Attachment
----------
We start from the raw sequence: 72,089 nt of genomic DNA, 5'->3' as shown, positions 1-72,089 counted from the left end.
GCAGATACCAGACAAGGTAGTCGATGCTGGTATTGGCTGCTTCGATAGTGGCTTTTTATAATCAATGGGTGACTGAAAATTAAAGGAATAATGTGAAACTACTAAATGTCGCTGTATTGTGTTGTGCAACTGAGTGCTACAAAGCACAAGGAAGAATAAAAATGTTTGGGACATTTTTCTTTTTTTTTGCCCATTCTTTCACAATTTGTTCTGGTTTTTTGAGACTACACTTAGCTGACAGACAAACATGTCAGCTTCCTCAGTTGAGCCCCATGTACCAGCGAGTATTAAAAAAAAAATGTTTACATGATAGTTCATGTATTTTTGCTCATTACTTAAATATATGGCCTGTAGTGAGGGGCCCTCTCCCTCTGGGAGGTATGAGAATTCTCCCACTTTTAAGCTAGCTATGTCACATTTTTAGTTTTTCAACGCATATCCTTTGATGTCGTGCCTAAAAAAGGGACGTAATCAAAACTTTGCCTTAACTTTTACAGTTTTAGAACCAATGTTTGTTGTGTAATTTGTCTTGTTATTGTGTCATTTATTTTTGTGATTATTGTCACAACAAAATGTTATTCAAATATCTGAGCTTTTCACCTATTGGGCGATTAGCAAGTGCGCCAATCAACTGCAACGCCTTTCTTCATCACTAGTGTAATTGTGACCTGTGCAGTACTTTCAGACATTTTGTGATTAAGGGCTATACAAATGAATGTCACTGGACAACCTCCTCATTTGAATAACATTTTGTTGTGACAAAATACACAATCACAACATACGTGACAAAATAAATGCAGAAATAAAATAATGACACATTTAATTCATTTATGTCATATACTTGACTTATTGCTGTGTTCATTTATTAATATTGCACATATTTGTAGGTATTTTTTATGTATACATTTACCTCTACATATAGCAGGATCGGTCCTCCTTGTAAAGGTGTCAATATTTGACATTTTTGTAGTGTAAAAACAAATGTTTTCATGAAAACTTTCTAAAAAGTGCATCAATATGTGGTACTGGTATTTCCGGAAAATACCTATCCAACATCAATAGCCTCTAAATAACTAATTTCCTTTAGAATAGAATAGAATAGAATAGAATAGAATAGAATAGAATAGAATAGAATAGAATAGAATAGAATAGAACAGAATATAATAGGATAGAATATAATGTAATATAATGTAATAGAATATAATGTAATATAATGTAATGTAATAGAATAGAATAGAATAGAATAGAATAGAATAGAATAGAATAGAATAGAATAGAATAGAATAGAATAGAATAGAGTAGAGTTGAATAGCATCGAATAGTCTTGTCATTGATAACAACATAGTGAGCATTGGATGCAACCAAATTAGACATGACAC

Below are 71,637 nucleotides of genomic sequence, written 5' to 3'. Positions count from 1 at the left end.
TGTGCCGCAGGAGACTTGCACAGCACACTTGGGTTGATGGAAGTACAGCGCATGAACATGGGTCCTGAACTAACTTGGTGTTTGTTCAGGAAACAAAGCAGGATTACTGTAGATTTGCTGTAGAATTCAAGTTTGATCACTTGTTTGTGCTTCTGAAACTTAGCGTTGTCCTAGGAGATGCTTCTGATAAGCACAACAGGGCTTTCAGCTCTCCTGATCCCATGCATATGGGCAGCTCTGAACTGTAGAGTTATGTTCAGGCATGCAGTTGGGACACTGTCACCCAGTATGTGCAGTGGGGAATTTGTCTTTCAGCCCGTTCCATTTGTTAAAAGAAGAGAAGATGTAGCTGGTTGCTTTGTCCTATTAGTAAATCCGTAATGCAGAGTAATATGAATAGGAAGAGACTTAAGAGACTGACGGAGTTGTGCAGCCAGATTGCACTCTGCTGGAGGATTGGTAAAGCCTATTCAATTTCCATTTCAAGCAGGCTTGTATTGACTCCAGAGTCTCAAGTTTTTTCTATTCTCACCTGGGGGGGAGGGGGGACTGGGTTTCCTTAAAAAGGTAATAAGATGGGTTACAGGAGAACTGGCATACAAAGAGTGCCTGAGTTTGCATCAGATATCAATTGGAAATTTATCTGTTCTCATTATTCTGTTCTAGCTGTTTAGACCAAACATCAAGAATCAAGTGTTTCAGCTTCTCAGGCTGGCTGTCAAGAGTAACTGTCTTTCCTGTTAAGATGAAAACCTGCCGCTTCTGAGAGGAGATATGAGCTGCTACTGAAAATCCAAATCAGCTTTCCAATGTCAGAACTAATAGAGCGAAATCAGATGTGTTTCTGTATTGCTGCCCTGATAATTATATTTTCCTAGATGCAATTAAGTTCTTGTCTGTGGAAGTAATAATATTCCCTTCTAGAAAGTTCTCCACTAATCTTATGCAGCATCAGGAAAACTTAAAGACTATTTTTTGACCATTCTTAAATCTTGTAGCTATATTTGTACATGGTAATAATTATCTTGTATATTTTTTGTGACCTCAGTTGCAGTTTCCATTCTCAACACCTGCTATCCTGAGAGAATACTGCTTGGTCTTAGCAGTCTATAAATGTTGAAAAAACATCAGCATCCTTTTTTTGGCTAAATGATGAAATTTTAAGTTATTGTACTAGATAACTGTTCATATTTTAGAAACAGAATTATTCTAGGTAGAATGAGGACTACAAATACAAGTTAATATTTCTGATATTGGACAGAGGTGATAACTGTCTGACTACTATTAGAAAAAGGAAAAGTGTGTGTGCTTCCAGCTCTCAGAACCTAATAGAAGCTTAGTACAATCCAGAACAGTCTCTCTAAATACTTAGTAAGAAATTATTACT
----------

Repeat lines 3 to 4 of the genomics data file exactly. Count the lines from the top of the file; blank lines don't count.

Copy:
Below are 71,637 nucleotides of genomic sequence, written 5' to 3'. Positions count from 1 at the left end.
TGTGCCGCAGGAGACTTGCACAGCACACTTGGGTTGATGGAAGTACAGCGCATGAACATGGGTCCTGAACTAACTTGGTGTTTGTTCAGGAAACAAAGCAGGATTACTGTAGATTTGCTGTAGAATTCAAGTTTGATCACTTGTTTGTGCTTCTGAAACTTAGCGTTGTCCTAGGAGATGCTTCTGATAAGCACAACAGGGCTTTCAGCTCTCCTGATCCCATGCATATGGGCAGCTCTGAACTGTAGAGTTATGTTCAGGCATGCAGTTGGGACACTGTCACCCAGTATGTGCAGTGGGGAATTTGTCTTTCAGCCCGTTCCATTTGTTAAAAGAAGAGAAGATGTAGCTGGTTGCTTTGTCCTATTAGTAAATCCGTAATGCAGAGTAATATGAATAGGAAGAGACTTAAGAGACTGACGGAGTTGTGCAGCCAGATTGCACTCTGCTGGAGGATTGGTAAAGCCTATTCAATTTCCATTTCAAGCAGGCTTGTATTGACTCCAGAGTCTCAAGTTTTTTCTATTCTCACCTGGGGGGGAGGGGGGACTGGGTTTCCTTAAAAAGGTAATAAGATGGGTTACAGGAGAACTGGCATACAAAGAGTGCCTGAGTTTGCATCAGATATCAATTGGAAATTTATCTGTTCTCATTATTCTGTTCTAGCTGTTTAGACCAAACATCAAGAATCAAGTGTTTCAGCTTCTCAGGCTGGCTGTCAAGAGTAACTGTCTTTCCTGTTAAGATGAAAACCTGCCGCTTCTGAGAGGAGATATGAGCTGCTACTGAAAATCCAAATCAGCTTTCCAATGTCAGAACTAATAGAGCGAAATCAGATGTGTTTCTGTATTGCTGCCCTGATAATTATATTTTCCTAGATGCAATTAAGTTCTTGTCTGTGGAAGTAATAATATTCCCTTCTAGAAAGTTCTCCACTAATCTTATGCAGCATCAGGAAAACTTAAAGACTATTTTTTGACCATTCTTAAATCTTGTAGCTATATTTGTACATGGTAATAATTATCTTGTATATTTTTTGTGACCTCAGTTGCAGTTTCCATTCTCAACACCTGCTATCCTGAGAGAATACTGCTTGGTCTTAGCAGTCTATAAATGTTGAAAAAACATCAGCATCCTTTTTTTGGCTAAATGATGAAATTTTAAGTTATTGTACTAGATAACTGTTCATATTTTAGAAACAGAATTATTCTAGGTAGAATGAGGACTACAAATACAAGTTAATATTTCTGATATTGGACAGAGGTGATAACTGTCTGACTACTATTAGAAAAAGGAAAAGTGTGTGTGCTTCCAGCTCTCAGAACCTAATAGAAGCTTAGTACAATCCAGAACAGTCTCTCTAAATACTTAGTAAGAAATTATTACT